November 1, 2005
MARK R. TWOMBLY
Mark R. Twombly has been reporting on general aviation for more than 20 years.
The car that I have owned and loved for the past 14 years, a dark-blue sensible sedan, now belongs to my oldest son. He needed a decent set of wheels to tide him over until he can afford something new, and I got my justification — don't have a car anymore, gotta get one — for finally acquiring the thing I've been eyeballing for about a year. It's a Sebring silver-colored roadster with black and red interior, six-speed manual transmission, push-button starter, and a soft top that I can make disappear when it's sunny and warm, which in Florida is almost always.
This was not an easy decision. I obsessed for weeks about the impracticality of having a two-seater as my only car, but I rationalized that I do very little driving and I'm covered if I have an occasional need for a larger vehicle. My wife has a small SUV, and my youngest son will gladly loan me his two-door coupe as long as he gets my keys in return.
Now, after about a month's experience in the contoured, low-slung seat, I couldn't be happier. With one exception. I just found out my wife is telling her friends that my new ride is my "midlife crisis." I've explained to her that if this is both true and mathematically accurate, she's going to have to hang around until 2060 to see what kind of car assuages my end-of-life crisis.
For argument's sake let's say she is correct and I'm responding predictably to some gender-based need to rediscover the vigor of youth (in a marriage-friendly way, I might add). If so, what does this midlife crisis portend for the pilot in me? Am I to tire of the mostly straight-and-level, business transportation-oriented nature of my personal flying activity?
Will I develop an urge to take up extreme flying sports — competition aerobatics or high-performance soaring? Is it finally time to learn to hover a helicopter? Or, instead of flying perfectly good aircraft, should I start jumping out of them?
And how about my airplane ride? Am I to adopt a middle-aged roving eye and start thinking about getting involved with airplanes other than the one I'm partnered with now? The Piper Aztec is a solid performer — six comfy seats, large dual baggage bays, two beefy piston engines, 200-mph cruise. Just feed it and watch it go, like a size-extra-large friend.
Some might say our airplane is stodgy, what with its thick airfoils and rounded wing tips, long and bulbous nose, split windshield, and oversize tail. I say it's utilitarian in appearance. An excellent example of form following function. But there's this: It is 38 years old, going on 39. In airplane years that makes it a lot older than me, certainly well on the far side of its own midlife crisis. Doesn't act it, mind you, but that stat, 38, keeps coming up.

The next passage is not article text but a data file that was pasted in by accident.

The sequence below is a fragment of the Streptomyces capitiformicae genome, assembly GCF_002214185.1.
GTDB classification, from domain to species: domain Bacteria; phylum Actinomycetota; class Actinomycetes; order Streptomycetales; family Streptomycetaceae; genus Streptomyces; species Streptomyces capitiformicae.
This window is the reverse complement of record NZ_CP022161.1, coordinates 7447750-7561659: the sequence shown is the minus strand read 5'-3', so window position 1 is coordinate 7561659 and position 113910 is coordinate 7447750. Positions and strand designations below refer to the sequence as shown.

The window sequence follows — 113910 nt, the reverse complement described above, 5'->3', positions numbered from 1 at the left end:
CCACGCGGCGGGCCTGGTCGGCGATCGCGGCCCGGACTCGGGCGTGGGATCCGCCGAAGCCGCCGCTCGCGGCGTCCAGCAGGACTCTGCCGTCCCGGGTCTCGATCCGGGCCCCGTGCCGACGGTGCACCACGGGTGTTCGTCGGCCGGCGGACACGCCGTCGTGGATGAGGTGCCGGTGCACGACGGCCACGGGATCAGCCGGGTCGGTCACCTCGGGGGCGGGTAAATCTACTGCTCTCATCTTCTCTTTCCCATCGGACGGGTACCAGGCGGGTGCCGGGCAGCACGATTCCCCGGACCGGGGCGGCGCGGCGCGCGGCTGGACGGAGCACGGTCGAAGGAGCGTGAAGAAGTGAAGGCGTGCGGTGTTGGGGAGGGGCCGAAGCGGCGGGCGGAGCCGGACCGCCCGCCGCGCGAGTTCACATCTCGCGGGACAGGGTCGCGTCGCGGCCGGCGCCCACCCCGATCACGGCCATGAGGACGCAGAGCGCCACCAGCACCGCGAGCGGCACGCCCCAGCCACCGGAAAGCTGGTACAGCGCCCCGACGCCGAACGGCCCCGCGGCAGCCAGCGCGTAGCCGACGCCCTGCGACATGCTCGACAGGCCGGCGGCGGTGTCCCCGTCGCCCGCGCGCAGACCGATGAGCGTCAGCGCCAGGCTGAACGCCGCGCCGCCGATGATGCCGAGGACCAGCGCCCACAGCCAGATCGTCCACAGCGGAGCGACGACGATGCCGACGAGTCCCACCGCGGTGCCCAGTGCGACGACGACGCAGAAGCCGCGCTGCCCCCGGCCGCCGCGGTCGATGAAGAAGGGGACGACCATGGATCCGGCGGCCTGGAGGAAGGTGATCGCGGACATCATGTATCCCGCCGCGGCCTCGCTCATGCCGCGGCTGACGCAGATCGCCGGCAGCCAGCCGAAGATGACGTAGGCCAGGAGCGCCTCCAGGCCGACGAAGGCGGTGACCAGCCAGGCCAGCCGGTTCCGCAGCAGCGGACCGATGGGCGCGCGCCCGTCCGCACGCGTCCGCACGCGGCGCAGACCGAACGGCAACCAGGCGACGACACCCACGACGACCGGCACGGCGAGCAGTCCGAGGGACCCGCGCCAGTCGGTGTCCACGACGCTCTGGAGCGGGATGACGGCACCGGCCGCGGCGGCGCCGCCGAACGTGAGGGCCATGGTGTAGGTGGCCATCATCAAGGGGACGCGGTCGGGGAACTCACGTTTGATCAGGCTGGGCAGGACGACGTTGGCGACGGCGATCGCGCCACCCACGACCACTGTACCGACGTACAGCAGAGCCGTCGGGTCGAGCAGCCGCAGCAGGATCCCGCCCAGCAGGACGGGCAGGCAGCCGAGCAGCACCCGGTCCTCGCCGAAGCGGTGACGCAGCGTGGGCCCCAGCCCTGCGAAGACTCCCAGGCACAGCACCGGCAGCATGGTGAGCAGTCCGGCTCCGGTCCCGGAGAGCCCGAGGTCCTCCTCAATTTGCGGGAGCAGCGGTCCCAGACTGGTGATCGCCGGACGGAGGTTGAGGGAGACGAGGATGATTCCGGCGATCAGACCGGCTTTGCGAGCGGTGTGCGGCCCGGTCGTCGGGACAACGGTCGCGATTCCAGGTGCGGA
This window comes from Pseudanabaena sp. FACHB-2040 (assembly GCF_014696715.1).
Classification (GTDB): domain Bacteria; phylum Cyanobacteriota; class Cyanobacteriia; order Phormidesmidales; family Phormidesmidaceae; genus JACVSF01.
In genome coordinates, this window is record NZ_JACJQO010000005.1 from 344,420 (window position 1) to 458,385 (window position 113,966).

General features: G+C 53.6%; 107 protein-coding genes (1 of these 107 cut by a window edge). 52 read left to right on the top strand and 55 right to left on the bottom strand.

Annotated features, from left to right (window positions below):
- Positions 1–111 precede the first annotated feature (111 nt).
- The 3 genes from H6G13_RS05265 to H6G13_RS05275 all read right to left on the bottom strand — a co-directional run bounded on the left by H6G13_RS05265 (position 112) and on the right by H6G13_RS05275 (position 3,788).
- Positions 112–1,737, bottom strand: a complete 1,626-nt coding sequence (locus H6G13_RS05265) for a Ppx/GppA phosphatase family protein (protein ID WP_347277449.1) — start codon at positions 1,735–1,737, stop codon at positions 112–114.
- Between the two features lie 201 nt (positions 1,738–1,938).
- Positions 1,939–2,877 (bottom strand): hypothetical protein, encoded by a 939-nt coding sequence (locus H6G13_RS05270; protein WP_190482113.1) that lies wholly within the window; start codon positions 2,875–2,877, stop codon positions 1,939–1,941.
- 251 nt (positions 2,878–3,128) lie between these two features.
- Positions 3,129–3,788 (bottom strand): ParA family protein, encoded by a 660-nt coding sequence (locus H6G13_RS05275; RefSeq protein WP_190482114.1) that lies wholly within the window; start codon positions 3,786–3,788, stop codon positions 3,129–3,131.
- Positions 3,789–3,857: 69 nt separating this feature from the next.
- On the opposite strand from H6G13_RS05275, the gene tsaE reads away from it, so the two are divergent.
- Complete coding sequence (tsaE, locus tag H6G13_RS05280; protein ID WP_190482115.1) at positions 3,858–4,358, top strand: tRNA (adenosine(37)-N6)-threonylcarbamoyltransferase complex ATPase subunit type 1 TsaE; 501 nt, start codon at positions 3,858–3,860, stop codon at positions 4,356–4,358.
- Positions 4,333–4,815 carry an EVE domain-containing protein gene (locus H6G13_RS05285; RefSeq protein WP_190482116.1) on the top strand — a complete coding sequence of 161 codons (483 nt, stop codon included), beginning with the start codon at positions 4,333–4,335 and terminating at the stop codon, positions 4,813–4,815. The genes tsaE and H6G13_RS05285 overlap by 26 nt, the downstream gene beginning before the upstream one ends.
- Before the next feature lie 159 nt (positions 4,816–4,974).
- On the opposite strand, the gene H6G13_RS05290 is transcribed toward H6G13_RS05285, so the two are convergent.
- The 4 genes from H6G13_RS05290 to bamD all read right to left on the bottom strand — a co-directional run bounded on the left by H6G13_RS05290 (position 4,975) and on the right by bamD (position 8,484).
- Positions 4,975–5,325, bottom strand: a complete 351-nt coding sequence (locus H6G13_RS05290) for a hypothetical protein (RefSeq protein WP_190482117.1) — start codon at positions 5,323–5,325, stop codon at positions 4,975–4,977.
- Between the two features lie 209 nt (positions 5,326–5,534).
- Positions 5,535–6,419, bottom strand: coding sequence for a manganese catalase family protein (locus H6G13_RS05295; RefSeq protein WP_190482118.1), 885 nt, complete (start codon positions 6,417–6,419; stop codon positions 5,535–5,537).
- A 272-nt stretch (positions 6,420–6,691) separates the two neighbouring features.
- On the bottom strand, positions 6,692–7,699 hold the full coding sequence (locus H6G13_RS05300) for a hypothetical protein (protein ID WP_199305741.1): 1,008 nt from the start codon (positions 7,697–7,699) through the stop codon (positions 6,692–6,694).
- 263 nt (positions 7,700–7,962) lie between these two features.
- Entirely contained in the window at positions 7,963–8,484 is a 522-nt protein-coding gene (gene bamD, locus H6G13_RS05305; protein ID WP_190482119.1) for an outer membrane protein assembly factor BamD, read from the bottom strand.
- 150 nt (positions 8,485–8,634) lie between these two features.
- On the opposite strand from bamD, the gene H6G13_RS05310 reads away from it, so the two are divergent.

Happens late at night, usually. The doubts, that is. A hip dude who is driving around in a cool little two-seater with push-button starter and soft top, shouldn't a guy like that be flying around in an equally cool airplane?
I'm talking about something like the warbird route through midlifedom. Big, beefy tailwheel airframe propelled by big, thirsty, radial engine with "jugs" instead of cylinders. Sliding canopy, sticks, fake bombs, and dummy machine-gun barrels poking out from the wing leading edges. Perfect for mock strafing runs designed to relieve everyday tension. And the ramp presence!
No doubt a warbird would be just the thing for long-lasting ego extension, but I'm not sure I'm up for wearing the mandatory warbird pilot's uniform — tight-fitting flight suit — no matter the heat, humidity, or midriff heft.
Some kind of very light jet pocket rocket then, with an angled side stick and multiple database card slots where we have only traditional yokes and round instruments with actual quivering needles and numbered dials.
But who am I kidding? I've got three partners in the airplane I'm in now. At that same level of investment I'd need 49 partners in a warbird or very light jet, and we'd need to hire a full-time scheduler plus an arbitrator to settle the infighting.
If not a warbird or VLJ, how about a light sport airplane? Not quite on the same make-an-impression, trophy-airplane scale as a junior jet or snarling combat veteran, but potentially loads more innocent fun. In my mind the perfect LSA would be a high-wing taildragger capable of performing basic aerobatic maneuvers, and it has to come with a float kit. That way I could take off and land on grass or water, always have a great view of the Earth ambling by underneath, and go upside down to clean the carpets.
It would be the perfect complement to my present airplane. Whereas it belongs on the utility side of the fun-versus-function scale, a loopy, water-resistant LSA would be all about getting back to flying while wearing an ear-to-ear grin. Kinda like how I'm driving through my midlife crisis.
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Pilot Youth and Introductory
AOPA President Mark Baker flew four women and girls on two flights March 4 as part of Women of Aviation Worldwide Week activities designed to introduce more women and girls to aviation.
Pilots from Maine and New England turned out in numbers for the annual Maine Aviation Forum hosted by EAA Chapter 1434.
The FAA has issued an airworthiness directive for certain Cessna models after icing-related accidents.
AOPA thanks our members for their continued support in protecting the freedom to fly.